Toronto Star column – published January 5, 2013
“If you don’t like something change it; if you can’t change it, change the way you think about it.” ~Mary Engelbreit
From time to time I have reflected in this column on the many lessons that my garden has taught me. It would be wrong to suggest that one can find the book of life in their garden. But it is equally inaccurate to suggest that the experience of planning a garden and growing one is merely a ‘nice to have’: the experience of gardening is much deeper than a trip to the gym or flying a kite.
A garden is our single greatest opportunity to connect with the natural world around us. Make no mistake; we are a part of a larger whole. As David Suzuki likes to remind us, we are animals, even though we live much of our lives in denial of this fact.
This is the first Saturday of a new year. The timing is perfect for a little reflection and for a deeper conversation with the garden that I live with. Come spring there is scarcely the time to contemplate what it means to cultivate, sow, plant, nurture, and harvest. All I want to do is get the heck out there and turn off the rest of the world.
With this in mind, I have made some promises to myself and, by extension, to my garden. Yes, the experience of gardening continues to change me as a river changes its course. Here is my position on the subject for 2013:
I will Listen More.
My world is full of noise. In the morning I get in the car, turn it on, and the radio is already set at a predetermined station with music or talk blaring. By day e-mails fill my head with information and planned responses. Television is my primary distraction before going to bed. For the most part it is so unstimulating that I find I can sleep quite well after an hour of viewing.
When I go into the garden, I defer the control of my environment to passing traffic, a train moving in the distance and oh yes – birdsong, wind passing through tree tops and, if I am really lucky, the buzz of a honey bee or hummingbird finding something of interest in a nearby flower.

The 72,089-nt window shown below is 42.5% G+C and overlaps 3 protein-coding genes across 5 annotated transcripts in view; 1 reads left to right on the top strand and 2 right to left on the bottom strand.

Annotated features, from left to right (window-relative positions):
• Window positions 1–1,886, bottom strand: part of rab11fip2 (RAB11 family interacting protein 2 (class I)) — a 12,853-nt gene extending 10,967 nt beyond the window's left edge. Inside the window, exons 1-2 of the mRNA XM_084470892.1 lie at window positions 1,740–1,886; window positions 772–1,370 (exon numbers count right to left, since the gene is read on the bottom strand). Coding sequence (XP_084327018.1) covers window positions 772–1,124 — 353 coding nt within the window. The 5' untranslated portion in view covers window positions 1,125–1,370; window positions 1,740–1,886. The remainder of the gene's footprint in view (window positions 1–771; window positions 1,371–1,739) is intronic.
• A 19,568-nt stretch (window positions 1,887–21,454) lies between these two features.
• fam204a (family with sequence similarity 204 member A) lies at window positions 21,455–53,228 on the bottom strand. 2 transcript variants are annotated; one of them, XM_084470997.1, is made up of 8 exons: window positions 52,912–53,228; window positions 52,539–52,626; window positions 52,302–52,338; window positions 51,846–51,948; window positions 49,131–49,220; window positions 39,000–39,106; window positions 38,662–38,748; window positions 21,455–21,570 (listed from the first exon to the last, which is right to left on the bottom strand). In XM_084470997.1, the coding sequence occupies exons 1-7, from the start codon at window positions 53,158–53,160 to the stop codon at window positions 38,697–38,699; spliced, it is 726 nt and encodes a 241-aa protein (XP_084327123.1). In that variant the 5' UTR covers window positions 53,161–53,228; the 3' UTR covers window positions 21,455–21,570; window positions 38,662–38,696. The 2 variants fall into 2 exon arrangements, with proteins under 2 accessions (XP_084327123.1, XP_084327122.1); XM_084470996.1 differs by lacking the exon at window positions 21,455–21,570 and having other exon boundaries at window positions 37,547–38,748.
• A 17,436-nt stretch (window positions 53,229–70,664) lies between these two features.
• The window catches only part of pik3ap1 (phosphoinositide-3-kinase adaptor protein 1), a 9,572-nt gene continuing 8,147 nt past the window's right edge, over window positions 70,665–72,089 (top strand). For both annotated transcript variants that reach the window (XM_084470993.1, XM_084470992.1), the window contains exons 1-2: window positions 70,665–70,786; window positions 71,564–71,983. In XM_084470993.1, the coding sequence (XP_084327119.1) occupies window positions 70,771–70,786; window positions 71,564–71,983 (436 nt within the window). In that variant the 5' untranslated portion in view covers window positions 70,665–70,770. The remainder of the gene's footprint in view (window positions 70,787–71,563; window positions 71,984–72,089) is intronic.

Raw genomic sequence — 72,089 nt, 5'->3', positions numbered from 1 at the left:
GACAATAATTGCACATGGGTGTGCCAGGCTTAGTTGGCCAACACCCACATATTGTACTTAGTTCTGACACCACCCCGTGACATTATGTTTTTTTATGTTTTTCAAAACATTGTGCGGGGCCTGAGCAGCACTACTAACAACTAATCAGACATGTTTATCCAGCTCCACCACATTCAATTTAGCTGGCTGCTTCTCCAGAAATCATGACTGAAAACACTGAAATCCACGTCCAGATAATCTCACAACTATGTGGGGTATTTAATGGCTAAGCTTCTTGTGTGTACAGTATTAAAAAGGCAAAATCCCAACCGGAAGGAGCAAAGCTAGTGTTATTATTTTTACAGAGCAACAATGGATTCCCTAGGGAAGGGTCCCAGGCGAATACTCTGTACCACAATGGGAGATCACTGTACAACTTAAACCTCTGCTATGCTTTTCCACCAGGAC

This year I am going to be more attentive to such things. I will take more time to absorb the music of nature precisely where I find it. I will not try to control it by filling my head with Nicki Minaj by way of ear buds. I will turn off my cell phone. I will leave the power equipment in the shed whenever I possibly can in favour of a rake, a hoe, a walk-behind-reel-type lawn mower, and the myriad other hand tools that can ‘do the job’ with a modicum of greater physical effort and time.
I will Observe More.
The fish in my pond rise up to the waters surface when I pass: a trained response to the approach of the man with the food nuggets. When my Koi and gold fish arrive to say ‘hello’ I will take a little more time to marvel at their colours and notice their amazing movement: like the school of cyclists that pour past my home on a Saturday morning in summer. Perfectly synchronized in their miss-matched outfits.
There was the tiniest of bird nests in one of my dwarf apple trees this past summer. I only noticed it when I drove past it on the ride on lawn mower and it brushed against my shoulder. It belonged to a finch, mother-in-waiting who was more than attentive. She was a saint for sitting on her eggs, 5 of them smaller than my baby finger nail. All bird-mothers are saints.
Next year I will get off the ride-on mower and spend more time wandering through my apple orchard without any specific purpose, other than just doing it.